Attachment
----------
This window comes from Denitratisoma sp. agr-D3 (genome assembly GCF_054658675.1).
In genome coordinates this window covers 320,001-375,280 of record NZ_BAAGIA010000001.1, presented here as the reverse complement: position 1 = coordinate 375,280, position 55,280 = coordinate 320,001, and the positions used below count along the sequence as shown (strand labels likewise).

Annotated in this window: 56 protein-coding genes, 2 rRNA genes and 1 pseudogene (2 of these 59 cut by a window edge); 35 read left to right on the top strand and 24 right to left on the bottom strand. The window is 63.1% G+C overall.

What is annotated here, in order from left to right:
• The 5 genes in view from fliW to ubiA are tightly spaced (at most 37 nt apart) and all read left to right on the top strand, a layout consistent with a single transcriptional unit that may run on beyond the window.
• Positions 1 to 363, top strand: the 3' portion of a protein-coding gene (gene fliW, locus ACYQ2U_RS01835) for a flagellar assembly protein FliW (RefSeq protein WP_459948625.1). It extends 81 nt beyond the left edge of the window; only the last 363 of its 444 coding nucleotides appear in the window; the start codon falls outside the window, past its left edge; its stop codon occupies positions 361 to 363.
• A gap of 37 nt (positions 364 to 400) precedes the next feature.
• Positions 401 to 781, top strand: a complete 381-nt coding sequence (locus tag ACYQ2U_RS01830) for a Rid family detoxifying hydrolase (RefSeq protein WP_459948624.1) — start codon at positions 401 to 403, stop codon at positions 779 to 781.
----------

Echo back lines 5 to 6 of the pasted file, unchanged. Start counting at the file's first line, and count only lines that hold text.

• The 5 genes in view from fliW to ubiA are tightly spaced (at most 37 nt apart) and all read left to right on the top strand, a layout consistent with a single transcriptional unit that may run on beyond the window.
• Positions 1 to 363, top strand: the 3' portion of a protein-coding gene (gene fliW, locus ACYQ2U_RS01835) for a flagellar assembly protein FliW (RefSeq protein WP_459948625.1). It extends 81 nt beyond the left edge of the window; only the last 363 of its 444 coding nucleotides appear in the window; the start codon falls outside the window, past its left edge; its stop codon occupies positions 361 to 363.